2017-07-01

    Highlights: • Contact line forces, including friction and spreading forces are directly calculated. • Overall trends of variations in contact line forces during droplet spreading process show characteristics of contact line forces. • Detail relations of contact line forces and atomic kinetics in the contact line provide a clear evidence of the possible energy dissipation mechanism in droplet spreading process. - Abstract: Recent studies have revealed that contact line forces play an important role in the droplet spreading process. Despite their significance, the physics related to them has been studied only indirectly and the effect of contact line forces is still being disputed. We performed a molecular dynamics simulation and mimicked the droplet spreading process at the nanoscale. Based on the results of the simulation, the contact line forces were directly calculated. We found that the forces acting on the bulk and the contact line region showed different trends. Distinct positive and negative forces, contact line spreading, and friction forces were observed near the contact line. We also observed a strong dependency of the atomic kinetics in the contact line region on the variations in the contact line forces. The atoms of the liquid in the contact line region lost their kinetic energy due to the contact line friction force and became partially immobile on the solid surface. The results of the current study will be useful for understanding the role of the contact line forces on the kinetic energy dissipation in the contact line region.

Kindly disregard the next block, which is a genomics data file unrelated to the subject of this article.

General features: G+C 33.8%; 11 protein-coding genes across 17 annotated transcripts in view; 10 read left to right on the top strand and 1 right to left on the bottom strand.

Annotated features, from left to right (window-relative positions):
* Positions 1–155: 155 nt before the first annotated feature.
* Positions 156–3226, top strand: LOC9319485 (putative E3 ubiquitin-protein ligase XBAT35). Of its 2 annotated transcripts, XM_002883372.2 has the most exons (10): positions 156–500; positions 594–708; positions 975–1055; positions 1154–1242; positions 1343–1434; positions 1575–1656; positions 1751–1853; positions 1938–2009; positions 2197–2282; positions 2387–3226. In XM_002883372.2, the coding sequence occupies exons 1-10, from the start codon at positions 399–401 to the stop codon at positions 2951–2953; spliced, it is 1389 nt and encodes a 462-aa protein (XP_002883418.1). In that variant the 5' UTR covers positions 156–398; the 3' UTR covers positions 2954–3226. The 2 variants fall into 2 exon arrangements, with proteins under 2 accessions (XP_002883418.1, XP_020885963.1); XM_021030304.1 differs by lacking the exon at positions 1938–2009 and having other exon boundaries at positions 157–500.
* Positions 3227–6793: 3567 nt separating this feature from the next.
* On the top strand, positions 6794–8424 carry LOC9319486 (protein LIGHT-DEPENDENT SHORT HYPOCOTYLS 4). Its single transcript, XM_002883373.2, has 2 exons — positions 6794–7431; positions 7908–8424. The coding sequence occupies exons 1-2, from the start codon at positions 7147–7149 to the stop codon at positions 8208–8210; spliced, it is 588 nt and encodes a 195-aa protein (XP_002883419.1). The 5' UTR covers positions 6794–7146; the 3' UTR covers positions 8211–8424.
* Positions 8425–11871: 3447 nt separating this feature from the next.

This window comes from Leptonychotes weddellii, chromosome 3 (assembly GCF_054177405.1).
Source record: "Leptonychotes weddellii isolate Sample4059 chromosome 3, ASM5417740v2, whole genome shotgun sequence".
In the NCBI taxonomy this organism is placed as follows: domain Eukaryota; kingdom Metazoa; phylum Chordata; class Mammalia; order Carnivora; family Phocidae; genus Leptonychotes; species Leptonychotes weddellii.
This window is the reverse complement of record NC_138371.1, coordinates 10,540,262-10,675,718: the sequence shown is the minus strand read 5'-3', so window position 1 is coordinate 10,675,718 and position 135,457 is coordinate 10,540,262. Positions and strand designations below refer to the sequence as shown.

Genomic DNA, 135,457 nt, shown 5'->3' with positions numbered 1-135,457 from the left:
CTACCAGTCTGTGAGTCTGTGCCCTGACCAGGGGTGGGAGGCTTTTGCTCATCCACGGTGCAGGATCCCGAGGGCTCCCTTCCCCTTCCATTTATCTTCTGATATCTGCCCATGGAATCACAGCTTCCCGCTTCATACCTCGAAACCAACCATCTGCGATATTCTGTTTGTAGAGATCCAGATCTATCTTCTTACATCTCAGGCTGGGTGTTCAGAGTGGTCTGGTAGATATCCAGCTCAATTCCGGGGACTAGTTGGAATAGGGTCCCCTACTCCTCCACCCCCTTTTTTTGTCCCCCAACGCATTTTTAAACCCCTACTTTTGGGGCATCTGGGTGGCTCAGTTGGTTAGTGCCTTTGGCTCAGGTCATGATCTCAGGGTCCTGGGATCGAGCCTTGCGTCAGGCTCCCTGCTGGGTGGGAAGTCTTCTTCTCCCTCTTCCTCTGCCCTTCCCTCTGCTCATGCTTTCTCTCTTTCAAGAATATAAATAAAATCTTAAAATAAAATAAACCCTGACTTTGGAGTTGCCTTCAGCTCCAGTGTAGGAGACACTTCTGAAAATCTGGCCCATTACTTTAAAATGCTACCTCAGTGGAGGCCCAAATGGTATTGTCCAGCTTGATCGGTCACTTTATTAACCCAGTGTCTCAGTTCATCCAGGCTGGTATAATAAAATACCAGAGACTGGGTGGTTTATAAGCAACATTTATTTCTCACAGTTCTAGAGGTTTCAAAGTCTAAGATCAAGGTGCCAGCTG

4. Molecular dynamics study of the nanosized droplet spreading: The effect of the contact line forces on the kinetic energy dissipation

    International Nuclear Information System (INIS)

    Yoon, Hong Min; Kondaraju, Sasidhar; Lee, Jung Shin; Suh, Youngho; Lee, Joonho H.; Lee, Joon Sang

    2017-01-01